It’s certainly been a year of adventure, but not by accident. In an attempt to overcome my natural tendency to place rote work over pleasure, I set a liberating theme in January 2011: Adventure over comfort and convenience. As I wrote in this post:

“I recognized it’s all too easy to choose the path of least resistance – so easy, in fact, we often aren’t aware of when and how often we do it. It’s a paralyzing pattern to fall into. Too many people go through life hoping that adventure, excitement, and happiness finds them. Rarely, if ever, does this happen.”

You may not be able to account for and design everything that happens to you in life, but planning for excellence and adventure indisputably increases the odds of both. Realizing this, I have grown accustomed to performing a year-end review and creating a plan for the year ahead. And this is some of the most important thinking I’ve ever done.

[[Wondering where to start or how to effectively do this yourself? Not to worry… I have outlined a methodical process of analysis here: HOW and WHY you should assess your life.]]

One of the most basic forms of analysis is discovering what’s working and what isn’t. And I’m happy to share some of these insights with you. After all, I’ve always believed that “the smart man learns from his mistakes, but the wise man learns from the mistakes of others” … here’s your chance to be the wise person.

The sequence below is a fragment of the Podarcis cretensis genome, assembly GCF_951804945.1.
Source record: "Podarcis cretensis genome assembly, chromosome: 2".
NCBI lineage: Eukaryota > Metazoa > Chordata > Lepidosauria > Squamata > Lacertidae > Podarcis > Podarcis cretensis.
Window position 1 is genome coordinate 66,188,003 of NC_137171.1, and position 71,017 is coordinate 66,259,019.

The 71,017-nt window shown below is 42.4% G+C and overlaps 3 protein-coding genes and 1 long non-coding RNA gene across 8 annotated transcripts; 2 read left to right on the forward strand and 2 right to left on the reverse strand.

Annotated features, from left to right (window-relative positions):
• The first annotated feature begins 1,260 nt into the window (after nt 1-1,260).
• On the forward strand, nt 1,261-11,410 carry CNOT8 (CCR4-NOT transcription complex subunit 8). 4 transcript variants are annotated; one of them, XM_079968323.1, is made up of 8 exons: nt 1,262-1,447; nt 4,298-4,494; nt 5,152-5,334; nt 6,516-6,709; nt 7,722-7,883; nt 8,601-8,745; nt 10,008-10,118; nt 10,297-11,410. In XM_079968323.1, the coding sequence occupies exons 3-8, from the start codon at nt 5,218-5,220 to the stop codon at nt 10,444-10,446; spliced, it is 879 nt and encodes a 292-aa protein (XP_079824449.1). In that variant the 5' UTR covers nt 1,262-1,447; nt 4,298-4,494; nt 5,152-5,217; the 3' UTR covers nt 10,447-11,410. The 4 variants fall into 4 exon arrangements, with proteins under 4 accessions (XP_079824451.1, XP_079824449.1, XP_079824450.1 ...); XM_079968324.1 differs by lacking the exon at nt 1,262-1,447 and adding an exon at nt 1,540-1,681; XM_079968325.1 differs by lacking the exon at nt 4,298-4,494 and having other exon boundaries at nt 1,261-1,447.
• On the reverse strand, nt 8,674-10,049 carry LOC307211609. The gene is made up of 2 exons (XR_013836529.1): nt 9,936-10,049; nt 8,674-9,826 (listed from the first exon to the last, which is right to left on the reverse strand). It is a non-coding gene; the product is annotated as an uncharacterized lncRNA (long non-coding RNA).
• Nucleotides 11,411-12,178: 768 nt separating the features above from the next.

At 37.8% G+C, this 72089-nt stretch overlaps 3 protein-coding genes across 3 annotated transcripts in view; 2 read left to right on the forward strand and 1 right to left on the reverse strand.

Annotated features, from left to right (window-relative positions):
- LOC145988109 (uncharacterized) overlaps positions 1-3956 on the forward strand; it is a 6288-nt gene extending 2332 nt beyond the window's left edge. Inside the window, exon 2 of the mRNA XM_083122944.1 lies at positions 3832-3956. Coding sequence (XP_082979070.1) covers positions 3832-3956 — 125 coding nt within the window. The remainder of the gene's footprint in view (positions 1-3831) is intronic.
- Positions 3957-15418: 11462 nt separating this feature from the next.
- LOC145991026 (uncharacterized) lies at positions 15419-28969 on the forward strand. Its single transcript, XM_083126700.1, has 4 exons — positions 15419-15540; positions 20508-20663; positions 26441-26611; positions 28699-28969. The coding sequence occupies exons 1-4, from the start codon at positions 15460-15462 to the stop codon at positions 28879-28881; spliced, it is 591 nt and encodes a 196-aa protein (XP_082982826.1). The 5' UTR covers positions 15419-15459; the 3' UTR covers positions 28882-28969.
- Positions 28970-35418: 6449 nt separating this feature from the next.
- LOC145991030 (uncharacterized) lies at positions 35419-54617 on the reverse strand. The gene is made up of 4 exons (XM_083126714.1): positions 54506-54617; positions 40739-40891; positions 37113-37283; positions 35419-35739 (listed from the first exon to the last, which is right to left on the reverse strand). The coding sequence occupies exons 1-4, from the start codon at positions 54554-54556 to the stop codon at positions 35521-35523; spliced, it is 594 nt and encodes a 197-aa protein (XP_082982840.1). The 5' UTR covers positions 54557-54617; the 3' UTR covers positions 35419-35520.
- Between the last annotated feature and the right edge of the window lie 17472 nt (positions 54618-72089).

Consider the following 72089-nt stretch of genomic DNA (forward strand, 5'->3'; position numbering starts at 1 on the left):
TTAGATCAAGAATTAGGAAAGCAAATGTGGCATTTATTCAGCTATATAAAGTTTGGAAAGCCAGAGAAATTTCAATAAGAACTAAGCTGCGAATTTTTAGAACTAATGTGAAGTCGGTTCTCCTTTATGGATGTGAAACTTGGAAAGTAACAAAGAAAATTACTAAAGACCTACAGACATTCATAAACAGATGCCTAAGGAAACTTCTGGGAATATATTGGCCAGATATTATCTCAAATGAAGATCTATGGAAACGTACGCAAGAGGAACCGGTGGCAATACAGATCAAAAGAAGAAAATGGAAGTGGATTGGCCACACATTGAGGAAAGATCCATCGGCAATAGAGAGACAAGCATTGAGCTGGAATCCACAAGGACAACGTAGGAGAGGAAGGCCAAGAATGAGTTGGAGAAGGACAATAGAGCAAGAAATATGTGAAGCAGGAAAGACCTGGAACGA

What went well:

School: Bringing my college education to a close after 8 years of pin-balling between the classroom and my office was more than a relief; it was invigorating. Unfortunately, my college experience as a whole was underwhelming and frustrating, but I did learn a lot about productivity, how to recognize and adapt to systems, and how to apply atypical rapid-learning techniques. Graduating Magna Cum Laude was a testament to these unusual lessons. I have decided to outline and share these lessons in an upcoming book titled, The Uncommon Student (more details to come in 2012).

  • Lesson: When you fully apply yourself to a demanding objective, expect to discover some uncommon insights that cannot be learned otherwise.

Productivity: Looking back at 2011, I am pleased with what I was able to do while maintaining a healthy balance between work and leisure. I was always busy, but rarely felt overworked. There is a difference and it’s an important one. I did a much better job declining and/or ignoring extraneous tasks and projects so I could focus on what was most important.